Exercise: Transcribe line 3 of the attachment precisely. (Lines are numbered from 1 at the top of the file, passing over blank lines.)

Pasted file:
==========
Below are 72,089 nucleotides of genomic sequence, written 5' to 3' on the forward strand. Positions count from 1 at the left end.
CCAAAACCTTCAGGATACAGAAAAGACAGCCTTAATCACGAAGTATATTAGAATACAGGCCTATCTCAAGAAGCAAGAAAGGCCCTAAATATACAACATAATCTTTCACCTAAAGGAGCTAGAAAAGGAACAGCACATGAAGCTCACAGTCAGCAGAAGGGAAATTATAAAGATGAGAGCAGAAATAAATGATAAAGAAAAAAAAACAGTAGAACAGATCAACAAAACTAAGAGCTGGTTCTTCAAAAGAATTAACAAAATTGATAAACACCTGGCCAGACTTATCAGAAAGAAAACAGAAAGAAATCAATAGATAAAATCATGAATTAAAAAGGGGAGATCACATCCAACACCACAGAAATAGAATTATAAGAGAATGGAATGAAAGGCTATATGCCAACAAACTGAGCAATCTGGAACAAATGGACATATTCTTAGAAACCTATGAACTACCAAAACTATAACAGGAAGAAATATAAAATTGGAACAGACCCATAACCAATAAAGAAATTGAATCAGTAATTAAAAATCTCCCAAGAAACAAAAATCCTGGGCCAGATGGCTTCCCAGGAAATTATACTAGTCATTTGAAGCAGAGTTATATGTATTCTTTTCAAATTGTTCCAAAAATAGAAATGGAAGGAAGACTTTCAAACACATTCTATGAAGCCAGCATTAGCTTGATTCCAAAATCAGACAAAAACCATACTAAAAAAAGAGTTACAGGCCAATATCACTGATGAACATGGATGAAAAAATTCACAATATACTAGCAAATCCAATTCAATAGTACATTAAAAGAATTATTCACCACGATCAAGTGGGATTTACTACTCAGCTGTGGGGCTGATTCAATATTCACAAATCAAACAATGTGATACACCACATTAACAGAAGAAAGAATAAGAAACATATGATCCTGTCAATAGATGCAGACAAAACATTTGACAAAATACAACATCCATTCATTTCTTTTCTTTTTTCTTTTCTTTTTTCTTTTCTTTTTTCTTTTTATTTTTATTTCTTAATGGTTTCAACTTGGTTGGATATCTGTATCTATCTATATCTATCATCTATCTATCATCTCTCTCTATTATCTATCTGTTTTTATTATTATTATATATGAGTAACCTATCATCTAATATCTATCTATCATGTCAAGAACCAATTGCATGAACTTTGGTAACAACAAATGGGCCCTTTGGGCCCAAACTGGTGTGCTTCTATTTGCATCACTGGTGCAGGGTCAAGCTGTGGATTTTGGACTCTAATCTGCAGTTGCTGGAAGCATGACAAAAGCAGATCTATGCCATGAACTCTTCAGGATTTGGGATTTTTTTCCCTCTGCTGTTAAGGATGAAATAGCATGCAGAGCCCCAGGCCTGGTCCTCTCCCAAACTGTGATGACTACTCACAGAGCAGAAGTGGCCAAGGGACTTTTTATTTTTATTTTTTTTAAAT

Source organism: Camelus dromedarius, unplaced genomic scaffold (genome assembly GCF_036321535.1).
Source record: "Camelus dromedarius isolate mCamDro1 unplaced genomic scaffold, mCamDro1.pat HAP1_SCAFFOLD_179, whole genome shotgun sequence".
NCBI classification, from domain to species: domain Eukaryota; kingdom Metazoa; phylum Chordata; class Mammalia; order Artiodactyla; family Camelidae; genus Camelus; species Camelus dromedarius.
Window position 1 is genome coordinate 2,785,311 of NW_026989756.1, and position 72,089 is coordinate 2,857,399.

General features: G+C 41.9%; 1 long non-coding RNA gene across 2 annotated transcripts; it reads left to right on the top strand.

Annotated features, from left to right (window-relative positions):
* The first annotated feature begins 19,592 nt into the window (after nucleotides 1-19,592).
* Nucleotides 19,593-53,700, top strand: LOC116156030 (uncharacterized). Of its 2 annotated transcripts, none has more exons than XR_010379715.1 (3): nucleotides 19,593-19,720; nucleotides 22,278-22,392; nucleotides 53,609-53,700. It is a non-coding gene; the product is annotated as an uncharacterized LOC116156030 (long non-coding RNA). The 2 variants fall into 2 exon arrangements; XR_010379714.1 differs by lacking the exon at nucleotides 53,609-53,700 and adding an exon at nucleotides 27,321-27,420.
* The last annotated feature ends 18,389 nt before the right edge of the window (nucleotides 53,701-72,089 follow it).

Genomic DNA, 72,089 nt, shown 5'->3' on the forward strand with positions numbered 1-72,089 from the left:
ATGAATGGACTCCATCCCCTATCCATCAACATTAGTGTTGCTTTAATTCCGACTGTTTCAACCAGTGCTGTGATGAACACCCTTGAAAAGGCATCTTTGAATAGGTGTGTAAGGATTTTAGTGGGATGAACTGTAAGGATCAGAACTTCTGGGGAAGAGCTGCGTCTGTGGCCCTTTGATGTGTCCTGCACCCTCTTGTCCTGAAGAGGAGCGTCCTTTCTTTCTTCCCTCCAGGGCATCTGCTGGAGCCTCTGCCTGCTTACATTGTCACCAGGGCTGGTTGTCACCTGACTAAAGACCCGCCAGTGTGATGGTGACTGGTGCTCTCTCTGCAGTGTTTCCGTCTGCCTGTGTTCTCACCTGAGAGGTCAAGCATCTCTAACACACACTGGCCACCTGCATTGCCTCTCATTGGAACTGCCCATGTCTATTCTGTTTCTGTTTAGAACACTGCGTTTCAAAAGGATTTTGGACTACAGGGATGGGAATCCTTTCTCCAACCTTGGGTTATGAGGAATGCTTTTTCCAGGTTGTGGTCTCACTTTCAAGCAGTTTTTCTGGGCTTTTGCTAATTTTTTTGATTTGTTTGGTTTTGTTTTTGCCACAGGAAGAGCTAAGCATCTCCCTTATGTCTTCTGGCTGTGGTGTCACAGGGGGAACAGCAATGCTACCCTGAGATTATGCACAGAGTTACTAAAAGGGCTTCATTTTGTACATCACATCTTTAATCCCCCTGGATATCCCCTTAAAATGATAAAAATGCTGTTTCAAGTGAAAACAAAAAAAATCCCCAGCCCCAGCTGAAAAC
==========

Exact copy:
Source organism: Camelus dromedarius, unplaced genomic scaffold (genome assembly GCF_036321535.1).